Joyce talked to me about the play as we drove to Marshfield and back to visit our lone remaining aunt.

Tue
13
Aug

Pulaski official should resign due to citation

To the editor:

I would like to address the Pulaski School Board members. With the recent citation being given to School Board member Christine Vandenhouten after hosting an underage drinking party at her home on May 12, why have you not censured or asked Ms. Vandenhouten to resign?

Also, where is the outrage of the parents who have students in the Pulaski community school system? Is this a person you would like representing your children and also taxpayers in the school district?

Vandenhouten is not a good representative of the school system and its mission statement and has missed several School Board meetings since this occurred. What example is this setting for our children?

Tue
13
Aug

Looking at sunny side after rainy night

On a dark and stormy night last week in a number of different locations along the path around the Falls, Mother Nature decided to push the start of the fall wood-cutting season. The rain and wind Wednesday night combined to topple all or major portions of three mature trees in this observer’s farm yard, closing one driveway but missing the buildings and power lines. That same gust of wind tore off a number of shingles, but these are replaceable.

Other property owners suffered similar fates. The east side of Kelly Lake was particularly hard hit. In other places, there may not have been damage to buildings, but the almost straight-line rain found its way into homes where it was never expected. This caused a few people to jump out of bed to deal with the deluge coming through windows.

Thu
08
Aug

Back-to-school checklist now includes medical checkup

An all too frequently heard question on the path around the Falls the past couple weeks has been “Where has the summer gone?” The almost automatic response from this observer has been, “It’s not gone, it’s still July, and we have a long way to go.”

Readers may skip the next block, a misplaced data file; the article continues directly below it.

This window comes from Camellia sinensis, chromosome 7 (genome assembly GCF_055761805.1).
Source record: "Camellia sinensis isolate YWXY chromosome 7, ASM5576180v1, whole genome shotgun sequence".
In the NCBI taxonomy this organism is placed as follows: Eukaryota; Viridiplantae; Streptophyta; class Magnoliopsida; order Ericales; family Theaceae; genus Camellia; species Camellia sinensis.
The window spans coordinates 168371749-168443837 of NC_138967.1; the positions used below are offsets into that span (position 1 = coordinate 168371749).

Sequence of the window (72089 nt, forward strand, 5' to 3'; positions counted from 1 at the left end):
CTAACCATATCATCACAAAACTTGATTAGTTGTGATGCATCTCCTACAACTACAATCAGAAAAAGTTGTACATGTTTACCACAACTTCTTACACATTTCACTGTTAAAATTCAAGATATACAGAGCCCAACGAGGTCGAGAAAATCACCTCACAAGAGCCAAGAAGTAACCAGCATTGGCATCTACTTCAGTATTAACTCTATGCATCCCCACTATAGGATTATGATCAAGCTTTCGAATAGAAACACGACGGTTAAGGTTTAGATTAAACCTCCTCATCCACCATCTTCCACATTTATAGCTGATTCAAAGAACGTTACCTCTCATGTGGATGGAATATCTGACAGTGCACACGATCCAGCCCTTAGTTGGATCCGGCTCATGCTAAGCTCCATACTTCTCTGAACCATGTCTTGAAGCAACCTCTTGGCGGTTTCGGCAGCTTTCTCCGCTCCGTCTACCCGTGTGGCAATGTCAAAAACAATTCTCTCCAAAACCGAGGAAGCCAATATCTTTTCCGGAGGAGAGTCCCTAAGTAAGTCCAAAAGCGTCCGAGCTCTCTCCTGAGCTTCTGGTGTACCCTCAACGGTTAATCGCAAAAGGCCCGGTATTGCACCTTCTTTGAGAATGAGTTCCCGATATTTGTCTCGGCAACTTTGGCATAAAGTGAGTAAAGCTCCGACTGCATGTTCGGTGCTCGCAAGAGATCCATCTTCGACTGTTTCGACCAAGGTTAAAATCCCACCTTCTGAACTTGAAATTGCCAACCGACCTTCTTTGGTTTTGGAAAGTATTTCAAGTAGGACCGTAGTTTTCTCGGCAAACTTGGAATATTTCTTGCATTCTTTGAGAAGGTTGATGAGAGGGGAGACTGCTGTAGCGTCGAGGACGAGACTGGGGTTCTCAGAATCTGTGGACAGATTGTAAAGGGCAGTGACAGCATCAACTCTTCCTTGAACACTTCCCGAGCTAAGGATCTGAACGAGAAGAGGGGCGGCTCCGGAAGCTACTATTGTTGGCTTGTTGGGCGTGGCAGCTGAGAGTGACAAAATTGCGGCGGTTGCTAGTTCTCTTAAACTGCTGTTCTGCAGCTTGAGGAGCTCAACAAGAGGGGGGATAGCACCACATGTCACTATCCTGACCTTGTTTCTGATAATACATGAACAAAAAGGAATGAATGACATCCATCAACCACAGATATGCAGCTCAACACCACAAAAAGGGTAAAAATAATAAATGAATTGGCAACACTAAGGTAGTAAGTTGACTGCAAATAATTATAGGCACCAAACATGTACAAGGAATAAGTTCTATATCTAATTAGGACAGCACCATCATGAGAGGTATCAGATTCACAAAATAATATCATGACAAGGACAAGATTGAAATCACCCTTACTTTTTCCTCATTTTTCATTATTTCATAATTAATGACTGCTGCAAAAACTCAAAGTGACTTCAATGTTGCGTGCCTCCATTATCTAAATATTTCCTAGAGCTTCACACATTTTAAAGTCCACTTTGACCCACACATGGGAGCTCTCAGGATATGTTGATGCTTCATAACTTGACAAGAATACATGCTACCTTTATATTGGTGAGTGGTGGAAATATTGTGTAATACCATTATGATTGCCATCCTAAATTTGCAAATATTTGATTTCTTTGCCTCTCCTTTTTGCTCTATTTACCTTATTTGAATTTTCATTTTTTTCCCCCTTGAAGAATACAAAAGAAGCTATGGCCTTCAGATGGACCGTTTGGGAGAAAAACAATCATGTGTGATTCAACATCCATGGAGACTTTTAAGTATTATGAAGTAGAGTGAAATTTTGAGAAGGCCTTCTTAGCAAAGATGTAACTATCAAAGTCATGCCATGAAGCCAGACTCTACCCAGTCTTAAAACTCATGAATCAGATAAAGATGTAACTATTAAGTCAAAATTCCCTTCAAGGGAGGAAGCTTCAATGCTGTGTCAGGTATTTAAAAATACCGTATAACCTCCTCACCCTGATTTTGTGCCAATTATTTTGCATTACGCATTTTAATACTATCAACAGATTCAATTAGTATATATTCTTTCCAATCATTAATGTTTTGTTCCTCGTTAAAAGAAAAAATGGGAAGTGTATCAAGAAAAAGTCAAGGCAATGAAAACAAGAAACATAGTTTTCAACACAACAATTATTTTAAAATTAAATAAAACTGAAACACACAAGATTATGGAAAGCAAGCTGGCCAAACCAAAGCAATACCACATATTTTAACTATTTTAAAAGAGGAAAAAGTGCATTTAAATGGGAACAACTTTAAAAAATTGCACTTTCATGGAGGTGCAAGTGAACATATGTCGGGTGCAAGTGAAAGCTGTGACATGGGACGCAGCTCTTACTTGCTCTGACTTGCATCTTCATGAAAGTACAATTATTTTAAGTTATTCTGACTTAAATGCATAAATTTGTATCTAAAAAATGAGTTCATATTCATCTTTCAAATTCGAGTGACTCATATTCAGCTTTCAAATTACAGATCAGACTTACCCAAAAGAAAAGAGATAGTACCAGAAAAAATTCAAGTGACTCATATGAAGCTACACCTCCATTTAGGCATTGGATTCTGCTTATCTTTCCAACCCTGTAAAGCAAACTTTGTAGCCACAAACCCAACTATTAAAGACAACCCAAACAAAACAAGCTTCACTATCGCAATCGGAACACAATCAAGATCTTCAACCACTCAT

Reality hit last week when the calendar page turned to August. The dose of cooler weather reinforced the message that the approach of fall was not that far off. The real reminders started coming over the weekend. Apparently, the first weekend in August is the season opener for the back-to-school merchant fliers. The flashy pictures in the ads and the well-designed displays in stores can get students in the mood for that first day of school.

Unfortunately, that first day of school is not about wearing the latest and greatest in school outfits or having the newest designer backpack. There are higher priorities, but still getting a couple of nice things for school can be fun.

Thu
08
Aug

Weed pulling unearths grisly origin of childhood rhyme

“Silver Bells and Cockle Shells”

Mary, Mary, quite contrary,

How does your garden grow?

With silver bells, and cockle shells,

And pretty maids all in a row.

I thought of that verse a while ago because I found a good crop of weeds near a little tree I’d transplanted in the yard. Several of them were plants that my dad used to call “cockles,” and he hated them almost as much as he hated wild mustard. When it appeared that my sister, Joyce, and I didn’t have enough to do to occupy our time, he’d say, “Go out there and pull some mustard and cockles, and don’t drop the seeds!” and he’d send us out in the field of alfalfa with a big bag to haul them in so he could burn them.

Wed
31
Jul

Batting around baseball facts, figures

The great Hall of Famer Ted Williams wrote a book in 1968 called “Science of Batting.” Actually, it was “written” by a guy named John Underwood, but supposedly it was Ted Williams telling the story. In it he says, “Hitting a baseball … is the single most difficult thing to do in sport.”

Ted Williams had a lifetime batting average of .291, even though he had one season in which he hit .400, the last person ever to do that. He was a superstar in his era and would have been a multi-millionaire if he were playing today.